What style of hats did BC gold rush miners wear in the 1850s and 1860s?
In the Victorian era, everyone wore hats. It was unheard of for people to go outside without a hat. To go out ‘baldheaded’ meant also to be unprepared. There were hats for almost every occasion.
Considering that the vast majority of gold seekers who came to British Columbia during the Fraser River gold rush were from California, it is helpful to look at what hats they wore.
By the mid 1850s, Californians had copied and adapted the Mexican ‘vaqueros’ hats which had a very wide brim and a soft crown.
From these, came the wide brim hats made of felt or straw. The Placer Herald newspaper related a story from the Fraser River — two miners lost their mining utensils so they used their hats to pan for gold! They must’ve been wearing very wide brimmed hats.
Paintings by Edward Richardson and William Hind show miners wearing soft crowned hats with wide brims that could be turned up or down to shield out the sun or rain if needed. Hats, like the rest of a miner’s clothing had to be durable.
In England, a broad-brimmed hat was known as the ‘wideawake’ hat so called because it had no fuzzy surface or ‘nap’. Interestingly, I couldn’t find any reference to it by name until the late 1800s. Perhaps there is a hat story behind the coffee saloon at Barkerville known as ‘Wake Up’ Jake.
One of the best descriptions of gold rush miners in the 1860s comes from the recollections of artist Eleanor Fellows:
“Sombrero on head, bowie-knife in small back trouser pocket, revolvers in broad sash or ample waist-belt, the loose blouse we used to call a “garibaldi” clothing the upper person, the long “gum” boots reaching to the knees which enabled their wearer to work with impunity in water for hours, the tightly-rolled blanket and gold mining implements upon the back and shoulders…”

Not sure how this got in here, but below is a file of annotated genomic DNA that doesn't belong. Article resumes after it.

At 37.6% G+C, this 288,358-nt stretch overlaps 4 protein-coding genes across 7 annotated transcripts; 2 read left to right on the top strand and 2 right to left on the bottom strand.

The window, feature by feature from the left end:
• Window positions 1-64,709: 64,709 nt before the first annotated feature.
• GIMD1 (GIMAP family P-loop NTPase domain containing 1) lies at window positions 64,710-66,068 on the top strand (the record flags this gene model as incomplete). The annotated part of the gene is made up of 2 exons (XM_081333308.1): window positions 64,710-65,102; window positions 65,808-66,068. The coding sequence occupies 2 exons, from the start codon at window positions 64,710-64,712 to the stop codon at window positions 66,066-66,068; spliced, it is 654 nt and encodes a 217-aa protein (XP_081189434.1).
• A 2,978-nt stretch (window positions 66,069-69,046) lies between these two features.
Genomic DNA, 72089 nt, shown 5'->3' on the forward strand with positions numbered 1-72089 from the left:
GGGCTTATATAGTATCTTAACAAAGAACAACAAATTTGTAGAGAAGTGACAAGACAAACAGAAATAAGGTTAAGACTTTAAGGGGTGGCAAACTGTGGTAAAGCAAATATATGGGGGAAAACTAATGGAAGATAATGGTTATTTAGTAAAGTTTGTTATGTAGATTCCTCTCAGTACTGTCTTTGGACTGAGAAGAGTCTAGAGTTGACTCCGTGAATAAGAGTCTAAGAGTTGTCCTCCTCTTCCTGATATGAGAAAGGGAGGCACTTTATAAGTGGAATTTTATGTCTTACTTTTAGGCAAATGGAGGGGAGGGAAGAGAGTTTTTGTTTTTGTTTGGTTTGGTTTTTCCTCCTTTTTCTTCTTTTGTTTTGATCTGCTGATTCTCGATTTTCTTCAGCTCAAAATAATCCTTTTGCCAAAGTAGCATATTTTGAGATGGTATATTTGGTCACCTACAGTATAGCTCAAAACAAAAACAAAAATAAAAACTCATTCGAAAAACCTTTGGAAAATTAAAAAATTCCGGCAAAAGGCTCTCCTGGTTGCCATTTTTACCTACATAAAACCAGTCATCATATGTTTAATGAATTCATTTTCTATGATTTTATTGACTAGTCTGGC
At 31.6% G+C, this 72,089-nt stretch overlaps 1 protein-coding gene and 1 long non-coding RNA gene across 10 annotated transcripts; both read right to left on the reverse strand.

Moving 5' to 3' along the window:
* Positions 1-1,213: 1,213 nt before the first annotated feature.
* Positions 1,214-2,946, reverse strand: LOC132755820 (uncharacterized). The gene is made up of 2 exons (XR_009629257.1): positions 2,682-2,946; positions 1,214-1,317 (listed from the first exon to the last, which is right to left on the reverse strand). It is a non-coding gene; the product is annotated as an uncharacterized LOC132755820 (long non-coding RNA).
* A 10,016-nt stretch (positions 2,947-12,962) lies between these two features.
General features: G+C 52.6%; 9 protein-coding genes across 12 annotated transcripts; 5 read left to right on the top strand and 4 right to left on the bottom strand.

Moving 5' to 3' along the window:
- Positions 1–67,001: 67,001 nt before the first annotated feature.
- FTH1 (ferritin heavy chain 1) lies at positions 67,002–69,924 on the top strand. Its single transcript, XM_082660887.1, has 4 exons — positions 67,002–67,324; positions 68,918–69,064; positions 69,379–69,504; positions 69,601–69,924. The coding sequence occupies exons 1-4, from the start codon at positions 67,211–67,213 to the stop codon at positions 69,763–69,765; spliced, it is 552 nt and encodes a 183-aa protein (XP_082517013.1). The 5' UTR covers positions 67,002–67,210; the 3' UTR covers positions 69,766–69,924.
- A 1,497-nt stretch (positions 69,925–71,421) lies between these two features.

The sombrero or ‘California hat’ was adapted into other shaped hats. From the sombrero came ‘Sugar loaf’ felt hats. They got that name because sugar was sold in tall cone-shaped loaves. Sugar loaf hats were often seen worn by teamsters who had to walk behind oxen and mules laden with tons of provisions.
Teamsters often wore handkerchiefs to stop the sweat from trickling into their eyes or over their mouths to stop from inhaling dust kicked up by the oxen.
The paja toquilla hat or Panama hat which originally came from Ecuador and had been worn for hundreds of years was also popular with gold miners. These were made from straw. J.A. McCrea listed “genuine Panama hats” for sale on August 3, 1863 in an ad which appeared in the Daily Colonist newspaper.
Many Chinese miners wore woven hats made of reeds. The hat itself had a shape similar to an inverted basket. It was perched on top of the head.
Chinese gold seekers who came here to British Columbia were known in Chinese as gum saan haak.
Bowler hats came into production in England in 1850 and eventually were sold here. If you look through pictures of Barkerville or other Cariboo gold rush towns in the 1860s, you will see dignified suited men wearing bowler hats. A bowler hat was durable and hard like a helmet.